In 1954, he attended an anhydrous convention in St. Louis and came home with the inforrnation and initiative necessary to put up anhydrous storage plants at Crawfordsville, North English and Richland. He also became distributor for Smith-Douglas Fertilizer Company, and this business was conducted out of a large quonset building on his farm. The business prospered from the start and in 1955 one of the first privately owned soil testing laboratories in Iowa was established at Keota. There was also a dry blending plant and a propane business established at Keota.

In 1956, there appeared to be a need for ready-mix cement distribution and a plant for this purpose was set up. It was also the year that Mr. Greiner took on the International Harvester franchise for the local area.

ln 1957, a large and complex ammoniation plant was installed, which allowed the Keota fertilizer plant to manufacture all ammoniated fertilizer products. In 1959, the old railroad round house at Belle Plaine was purchased and remodeled into a fertilizer plant. At the same time a new ready-mix plant was set up to operate at Farmington, Iowa. In 1960, two more ready-mix plants were added to this fast growing business, at Newton and Colfax, Iowa. 1961 saw the expansion of the Farmington operation into the propane gas business. Property as purchased at Hedrick and a propane business was started there also. In 1962, another ready-mix plant was built at Kahoka, Missouri. The year 1963 saw the largest expansion of any previous year. Fertilizer plants were established at Cedar Rapids, Hedrick, Drakesville, and there were six new ammonia installations started. A building was purchased at Melrose and a retail fertilizer business was started. The manufacture of his own anhydrous and dry fertilizer application equipment was started and Ke-Wash Company became the distributor of Triple "F" Feeds.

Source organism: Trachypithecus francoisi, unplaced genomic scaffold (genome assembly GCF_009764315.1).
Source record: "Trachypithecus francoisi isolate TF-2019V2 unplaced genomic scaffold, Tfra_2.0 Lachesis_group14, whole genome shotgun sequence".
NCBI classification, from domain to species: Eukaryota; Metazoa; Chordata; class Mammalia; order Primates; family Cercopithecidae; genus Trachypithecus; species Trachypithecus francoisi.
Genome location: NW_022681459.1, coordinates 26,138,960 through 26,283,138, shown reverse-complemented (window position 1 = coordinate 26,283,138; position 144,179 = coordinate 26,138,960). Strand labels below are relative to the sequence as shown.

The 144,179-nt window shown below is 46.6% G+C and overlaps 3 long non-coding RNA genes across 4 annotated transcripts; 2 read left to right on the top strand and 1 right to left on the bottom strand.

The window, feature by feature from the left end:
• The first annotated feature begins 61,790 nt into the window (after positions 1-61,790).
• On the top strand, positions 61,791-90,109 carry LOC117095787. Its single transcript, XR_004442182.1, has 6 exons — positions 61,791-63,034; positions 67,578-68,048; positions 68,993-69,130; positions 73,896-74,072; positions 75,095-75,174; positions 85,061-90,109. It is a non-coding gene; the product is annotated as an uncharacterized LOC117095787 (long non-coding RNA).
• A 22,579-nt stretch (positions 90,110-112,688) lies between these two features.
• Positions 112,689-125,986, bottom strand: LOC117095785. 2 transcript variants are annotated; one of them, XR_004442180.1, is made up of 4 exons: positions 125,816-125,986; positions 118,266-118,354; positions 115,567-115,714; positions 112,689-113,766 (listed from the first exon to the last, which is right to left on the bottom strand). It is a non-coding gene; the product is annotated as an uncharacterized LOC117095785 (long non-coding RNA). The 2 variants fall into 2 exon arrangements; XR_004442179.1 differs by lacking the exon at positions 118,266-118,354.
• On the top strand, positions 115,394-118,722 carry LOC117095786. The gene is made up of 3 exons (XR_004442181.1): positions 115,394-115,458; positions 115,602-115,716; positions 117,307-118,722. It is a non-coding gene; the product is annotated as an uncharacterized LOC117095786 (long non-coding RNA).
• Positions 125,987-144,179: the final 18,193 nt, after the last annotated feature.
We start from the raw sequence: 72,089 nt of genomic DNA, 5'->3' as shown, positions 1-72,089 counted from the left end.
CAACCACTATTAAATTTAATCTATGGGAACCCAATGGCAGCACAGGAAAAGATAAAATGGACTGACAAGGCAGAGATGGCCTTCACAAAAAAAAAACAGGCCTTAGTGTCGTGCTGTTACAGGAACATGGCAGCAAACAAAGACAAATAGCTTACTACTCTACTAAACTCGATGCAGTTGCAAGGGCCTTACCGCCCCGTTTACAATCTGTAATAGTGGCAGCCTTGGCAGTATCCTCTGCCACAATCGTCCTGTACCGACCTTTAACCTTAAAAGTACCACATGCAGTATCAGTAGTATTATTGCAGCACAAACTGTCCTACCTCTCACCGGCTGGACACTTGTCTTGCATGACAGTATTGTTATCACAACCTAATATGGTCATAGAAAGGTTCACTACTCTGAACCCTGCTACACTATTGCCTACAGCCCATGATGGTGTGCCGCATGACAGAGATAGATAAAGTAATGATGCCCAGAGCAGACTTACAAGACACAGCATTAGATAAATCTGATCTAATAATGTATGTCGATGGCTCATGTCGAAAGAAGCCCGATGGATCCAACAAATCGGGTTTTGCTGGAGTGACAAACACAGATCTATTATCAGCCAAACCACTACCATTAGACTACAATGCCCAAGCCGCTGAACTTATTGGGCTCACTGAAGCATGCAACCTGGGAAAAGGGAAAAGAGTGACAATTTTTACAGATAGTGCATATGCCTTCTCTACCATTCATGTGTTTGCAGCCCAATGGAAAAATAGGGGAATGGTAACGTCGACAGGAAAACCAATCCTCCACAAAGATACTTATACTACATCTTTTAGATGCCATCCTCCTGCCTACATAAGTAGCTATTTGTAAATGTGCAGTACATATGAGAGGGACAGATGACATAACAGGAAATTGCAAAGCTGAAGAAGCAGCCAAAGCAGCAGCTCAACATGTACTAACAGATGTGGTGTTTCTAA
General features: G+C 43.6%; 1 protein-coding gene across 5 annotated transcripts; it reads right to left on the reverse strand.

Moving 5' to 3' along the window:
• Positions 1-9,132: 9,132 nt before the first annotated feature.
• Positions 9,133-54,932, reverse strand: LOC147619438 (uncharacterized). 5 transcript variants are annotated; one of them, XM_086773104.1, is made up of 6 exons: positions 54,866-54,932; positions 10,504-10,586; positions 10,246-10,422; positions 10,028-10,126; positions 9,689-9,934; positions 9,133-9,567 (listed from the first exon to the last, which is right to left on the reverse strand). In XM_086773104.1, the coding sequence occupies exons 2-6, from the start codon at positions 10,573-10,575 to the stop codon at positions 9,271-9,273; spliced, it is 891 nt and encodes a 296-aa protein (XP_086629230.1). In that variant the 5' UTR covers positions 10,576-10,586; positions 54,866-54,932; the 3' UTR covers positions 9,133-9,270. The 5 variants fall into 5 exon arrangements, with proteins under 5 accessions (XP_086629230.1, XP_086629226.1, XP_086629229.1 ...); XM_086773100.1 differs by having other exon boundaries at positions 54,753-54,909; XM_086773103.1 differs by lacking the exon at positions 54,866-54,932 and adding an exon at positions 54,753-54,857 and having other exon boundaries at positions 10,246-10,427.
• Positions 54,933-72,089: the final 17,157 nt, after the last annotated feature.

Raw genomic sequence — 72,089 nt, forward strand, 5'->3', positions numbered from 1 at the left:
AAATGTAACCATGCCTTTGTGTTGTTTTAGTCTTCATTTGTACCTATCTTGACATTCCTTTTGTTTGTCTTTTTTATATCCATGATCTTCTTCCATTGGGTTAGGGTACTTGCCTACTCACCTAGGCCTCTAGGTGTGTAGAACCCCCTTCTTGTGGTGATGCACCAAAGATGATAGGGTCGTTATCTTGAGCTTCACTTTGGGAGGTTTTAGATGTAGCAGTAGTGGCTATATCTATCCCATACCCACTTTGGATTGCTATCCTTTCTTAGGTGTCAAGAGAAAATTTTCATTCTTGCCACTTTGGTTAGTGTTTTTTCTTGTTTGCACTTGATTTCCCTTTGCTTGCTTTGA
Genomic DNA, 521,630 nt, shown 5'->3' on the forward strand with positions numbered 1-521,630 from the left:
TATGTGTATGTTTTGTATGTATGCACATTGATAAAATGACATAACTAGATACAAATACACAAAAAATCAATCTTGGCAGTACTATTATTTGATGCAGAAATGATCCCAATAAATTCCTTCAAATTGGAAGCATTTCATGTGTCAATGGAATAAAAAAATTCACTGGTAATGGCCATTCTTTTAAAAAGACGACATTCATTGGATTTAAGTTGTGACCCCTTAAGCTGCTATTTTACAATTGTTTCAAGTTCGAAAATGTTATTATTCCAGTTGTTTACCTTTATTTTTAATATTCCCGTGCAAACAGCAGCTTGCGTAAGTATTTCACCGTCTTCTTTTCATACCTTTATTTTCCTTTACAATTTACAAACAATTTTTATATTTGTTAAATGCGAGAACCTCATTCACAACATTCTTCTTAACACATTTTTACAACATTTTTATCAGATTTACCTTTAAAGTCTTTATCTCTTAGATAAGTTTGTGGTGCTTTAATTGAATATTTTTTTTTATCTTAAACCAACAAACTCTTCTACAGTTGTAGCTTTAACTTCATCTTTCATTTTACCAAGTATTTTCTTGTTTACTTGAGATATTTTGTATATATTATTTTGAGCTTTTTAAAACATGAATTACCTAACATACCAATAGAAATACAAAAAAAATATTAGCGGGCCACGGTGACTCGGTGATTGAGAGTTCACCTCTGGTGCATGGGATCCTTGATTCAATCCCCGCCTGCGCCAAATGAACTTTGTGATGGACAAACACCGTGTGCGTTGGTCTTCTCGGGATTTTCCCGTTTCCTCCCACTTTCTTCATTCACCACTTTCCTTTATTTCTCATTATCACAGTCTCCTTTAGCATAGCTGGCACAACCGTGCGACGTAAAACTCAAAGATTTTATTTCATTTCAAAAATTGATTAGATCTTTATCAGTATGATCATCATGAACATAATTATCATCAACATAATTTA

By 1964, the business had grown to multi-million dollar proportions, and since capital expansion was somewhat curtailed by limited finances, it was Mr. Greiner's decision to sell the entire Ke-Wash complex to Southern Nitrogen Company of Savannah, Georgia. This company acquired all outstanding stock of the Ke-Wash complex of corporations. Mr. Greiner retained the office of president and through expanded capital allocations, future expansion of the company continued.

The retail business done by K-Wash Company in 1966 was expected to be well over four million dollars. Ke-Wash had gone into the distribution of all agricultural chemicals, field seed, and 1966 was the first year when Ke-Wash seed corn was used in eastern Iowa.

Ke-Wash Company became an important factor in the state of Iowa and all because of an idea that a young farmer had back in 1954. Ke-Wash Company is proud of its heritage.

Several years ago Kaiser purchased the business from Southern Nitrogen and the Company is now known as Kaiser Agricultural Chemicals.

Kaiser Agricultural



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Source material provided by Rebecca Callahan. Thank you, Becky!

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Keota Cenntinial Book © Copyright 1973
Keota Centennial Committee